The Landlord clone was quite a bit easier. Very simple malt and hop bill, and shooting for an ABV around 4%. Saturday morning rolled around and we measured out our grains and scheduled around having to do a decoction for the weissbier.
Doing the acid rest on the weissbier, wheat looks really weird and milky at first.
Throwing up the horns on the weiss, a lot of the particles settle down and it leaves this strange clear layer on the top.
Extreme close up! Whaaaaa!
Russ stirring the decoction and bringing it up to its rest temperature.
My turn! This was while the decoction was boiling. Pretty annoying and chunks of hot grain pop out on you.
Checking the temp on one of the beers, I'm not sure which but I think its the weiss.
Skimming some skum!
A delicious pesto pasta salad Jenn whipped up for the brewday lunch.
I believe that is the Landlord clone being sparged in the bucket tun.
Russ found a piece of candy in his pocket.
Or maybe he just had a sip the Ballast Point Victory at Sea Imperial vanilla coffee porter, it was excellent! Thanks Dyan.
Filling the keggle with some pale ale.
I think that beer is the Sonoran Old Saguaro barleywine, really interesting cactus-like flavour. Thanks Greg!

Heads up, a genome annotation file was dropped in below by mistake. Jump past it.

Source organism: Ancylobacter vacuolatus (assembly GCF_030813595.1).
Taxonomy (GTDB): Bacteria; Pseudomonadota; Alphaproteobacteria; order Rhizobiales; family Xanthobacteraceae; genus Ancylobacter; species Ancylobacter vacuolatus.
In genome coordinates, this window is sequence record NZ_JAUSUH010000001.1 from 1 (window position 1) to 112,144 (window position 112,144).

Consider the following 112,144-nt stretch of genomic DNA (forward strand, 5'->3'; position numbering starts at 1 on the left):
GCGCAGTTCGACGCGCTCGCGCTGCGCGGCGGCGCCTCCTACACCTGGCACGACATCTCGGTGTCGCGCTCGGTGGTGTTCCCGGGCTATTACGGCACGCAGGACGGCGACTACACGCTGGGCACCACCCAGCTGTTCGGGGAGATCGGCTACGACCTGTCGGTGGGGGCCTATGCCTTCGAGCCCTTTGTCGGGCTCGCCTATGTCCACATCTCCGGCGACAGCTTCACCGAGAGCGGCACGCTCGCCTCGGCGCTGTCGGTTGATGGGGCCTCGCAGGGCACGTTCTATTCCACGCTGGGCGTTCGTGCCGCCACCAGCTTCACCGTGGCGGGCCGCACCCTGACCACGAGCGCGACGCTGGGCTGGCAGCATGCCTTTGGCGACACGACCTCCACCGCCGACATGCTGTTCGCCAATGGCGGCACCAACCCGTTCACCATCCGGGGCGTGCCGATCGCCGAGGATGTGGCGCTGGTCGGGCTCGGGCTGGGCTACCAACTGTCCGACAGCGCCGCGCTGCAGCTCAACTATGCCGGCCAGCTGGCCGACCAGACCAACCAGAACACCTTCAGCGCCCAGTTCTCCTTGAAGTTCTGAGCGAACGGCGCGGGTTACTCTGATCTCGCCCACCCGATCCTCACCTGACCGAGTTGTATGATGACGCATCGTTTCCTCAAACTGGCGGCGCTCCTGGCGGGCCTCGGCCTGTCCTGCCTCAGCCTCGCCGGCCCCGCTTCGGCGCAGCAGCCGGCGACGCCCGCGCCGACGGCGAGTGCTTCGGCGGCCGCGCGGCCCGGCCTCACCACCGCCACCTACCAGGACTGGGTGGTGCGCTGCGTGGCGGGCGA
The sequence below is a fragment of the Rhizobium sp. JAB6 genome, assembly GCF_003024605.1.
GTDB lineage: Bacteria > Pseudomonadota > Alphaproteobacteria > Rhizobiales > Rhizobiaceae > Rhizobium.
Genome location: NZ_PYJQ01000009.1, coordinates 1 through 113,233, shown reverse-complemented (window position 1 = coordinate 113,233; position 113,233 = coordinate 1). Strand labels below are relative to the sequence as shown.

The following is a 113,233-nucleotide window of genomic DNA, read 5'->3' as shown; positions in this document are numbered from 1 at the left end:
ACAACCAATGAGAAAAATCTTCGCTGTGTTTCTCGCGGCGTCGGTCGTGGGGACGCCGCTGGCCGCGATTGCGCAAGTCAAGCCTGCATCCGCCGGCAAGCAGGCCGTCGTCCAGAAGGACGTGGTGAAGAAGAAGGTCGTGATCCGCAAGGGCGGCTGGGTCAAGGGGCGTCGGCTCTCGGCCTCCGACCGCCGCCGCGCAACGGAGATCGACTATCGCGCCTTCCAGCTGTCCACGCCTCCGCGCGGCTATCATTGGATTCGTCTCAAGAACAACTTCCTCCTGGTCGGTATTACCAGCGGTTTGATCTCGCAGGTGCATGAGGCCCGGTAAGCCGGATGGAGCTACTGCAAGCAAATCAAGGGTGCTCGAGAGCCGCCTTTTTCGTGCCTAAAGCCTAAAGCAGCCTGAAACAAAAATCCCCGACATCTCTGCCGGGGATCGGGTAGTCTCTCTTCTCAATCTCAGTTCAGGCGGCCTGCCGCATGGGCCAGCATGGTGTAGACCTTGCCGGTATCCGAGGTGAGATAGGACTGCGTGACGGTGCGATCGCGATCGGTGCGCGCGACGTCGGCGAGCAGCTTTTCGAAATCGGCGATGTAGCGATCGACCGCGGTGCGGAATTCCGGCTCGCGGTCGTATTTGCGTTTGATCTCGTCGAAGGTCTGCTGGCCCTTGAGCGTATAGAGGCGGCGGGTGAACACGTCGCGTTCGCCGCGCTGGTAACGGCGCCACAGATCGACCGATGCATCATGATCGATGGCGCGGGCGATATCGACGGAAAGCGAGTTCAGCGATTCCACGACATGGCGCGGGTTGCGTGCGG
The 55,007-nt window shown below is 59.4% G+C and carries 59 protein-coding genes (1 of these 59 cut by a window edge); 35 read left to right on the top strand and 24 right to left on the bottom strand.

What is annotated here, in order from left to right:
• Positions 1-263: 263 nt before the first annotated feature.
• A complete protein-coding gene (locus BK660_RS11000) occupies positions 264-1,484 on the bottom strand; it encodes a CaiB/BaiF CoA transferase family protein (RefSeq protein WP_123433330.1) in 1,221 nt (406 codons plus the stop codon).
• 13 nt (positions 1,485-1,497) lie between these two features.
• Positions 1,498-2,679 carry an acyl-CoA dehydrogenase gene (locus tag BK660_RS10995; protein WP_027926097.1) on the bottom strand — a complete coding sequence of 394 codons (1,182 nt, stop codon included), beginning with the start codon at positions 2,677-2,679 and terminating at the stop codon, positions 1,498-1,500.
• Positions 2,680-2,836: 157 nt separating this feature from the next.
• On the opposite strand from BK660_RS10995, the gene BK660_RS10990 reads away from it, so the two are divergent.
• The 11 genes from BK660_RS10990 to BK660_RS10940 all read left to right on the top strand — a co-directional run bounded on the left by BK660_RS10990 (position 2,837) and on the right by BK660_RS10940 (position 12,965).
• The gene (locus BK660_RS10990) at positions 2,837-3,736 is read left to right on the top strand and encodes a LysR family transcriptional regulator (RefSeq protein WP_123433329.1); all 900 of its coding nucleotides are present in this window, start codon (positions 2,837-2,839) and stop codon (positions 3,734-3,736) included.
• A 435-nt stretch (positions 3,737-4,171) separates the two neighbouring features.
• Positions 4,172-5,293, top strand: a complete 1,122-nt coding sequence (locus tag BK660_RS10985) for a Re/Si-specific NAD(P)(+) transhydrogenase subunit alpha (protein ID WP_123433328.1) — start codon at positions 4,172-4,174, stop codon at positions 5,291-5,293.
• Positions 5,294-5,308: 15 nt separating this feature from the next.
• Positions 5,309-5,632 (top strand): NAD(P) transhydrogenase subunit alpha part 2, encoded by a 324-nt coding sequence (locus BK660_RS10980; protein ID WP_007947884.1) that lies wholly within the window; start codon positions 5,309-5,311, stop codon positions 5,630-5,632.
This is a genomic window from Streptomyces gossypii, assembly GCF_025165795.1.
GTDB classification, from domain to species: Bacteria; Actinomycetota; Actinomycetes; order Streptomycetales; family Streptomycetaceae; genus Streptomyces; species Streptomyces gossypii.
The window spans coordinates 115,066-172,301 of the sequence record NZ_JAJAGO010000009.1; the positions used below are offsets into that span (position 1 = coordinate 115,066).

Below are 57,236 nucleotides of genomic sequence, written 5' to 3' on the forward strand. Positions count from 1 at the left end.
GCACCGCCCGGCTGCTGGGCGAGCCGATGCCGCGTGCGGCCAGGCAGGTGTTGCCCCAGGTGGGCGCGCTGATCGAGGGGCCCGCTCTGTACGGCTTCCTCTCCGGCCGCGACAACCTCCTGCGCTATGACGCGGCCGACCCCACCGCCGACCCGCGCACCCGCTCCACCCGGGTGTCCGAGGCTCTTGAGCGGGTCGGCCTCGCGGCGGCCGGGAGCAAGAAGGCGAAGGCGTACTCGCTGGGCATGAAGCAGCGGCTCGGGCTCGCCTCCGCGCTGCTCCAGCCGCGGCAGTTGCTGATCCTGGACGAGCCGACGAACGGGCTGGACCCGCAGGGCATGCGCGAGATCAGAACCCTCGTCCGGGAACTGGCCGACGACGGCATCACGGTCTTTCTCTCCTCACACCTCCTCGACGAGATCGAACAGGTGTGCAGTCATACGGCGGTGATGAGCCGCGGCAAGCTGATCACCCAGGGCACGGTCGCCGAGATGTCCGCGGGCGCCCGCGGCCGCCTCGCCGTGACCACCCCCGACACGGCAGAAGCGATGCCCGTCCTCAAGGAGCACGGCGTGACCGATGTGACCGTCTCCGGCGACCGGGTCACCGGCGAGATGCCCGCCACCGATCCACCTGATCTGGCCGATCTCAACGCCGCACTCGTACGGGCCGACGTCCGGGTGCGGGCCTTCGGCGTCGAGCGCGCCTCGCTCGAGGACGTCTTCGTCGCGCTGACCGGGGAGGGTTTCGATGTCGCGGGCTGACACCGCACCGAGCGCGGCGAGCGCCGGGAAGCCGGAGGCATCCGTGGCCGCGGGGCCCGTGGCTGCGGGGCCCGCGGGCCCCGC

Russ cleaning something like a good brewmonkey.
Pictures seemed to stop during most of the action, but the gist is we nailed all our targets and ended up with full fermenters of weissbier and Landlord clone pale ale. The decoctions are a bit of a pain and some say nobody really notices the difference, but I could definitely taste a bigger malt presence than with most weissbiers. Once cleaned up and in the house, we cracked open some more beers.
Cigar City Brewing Maduro, Vanilla Maduro and Espresso Maduro that Russ picked up in a trade. Real cool mini growlers. Under Florida law, growlers have to be 32 oz and under, or 128 oz and bigger. I wish I had a 128 oz growler of Vanilla Maduro!
PBR can't survive an encounter with such delicious beverages!
All three Maduros in a row.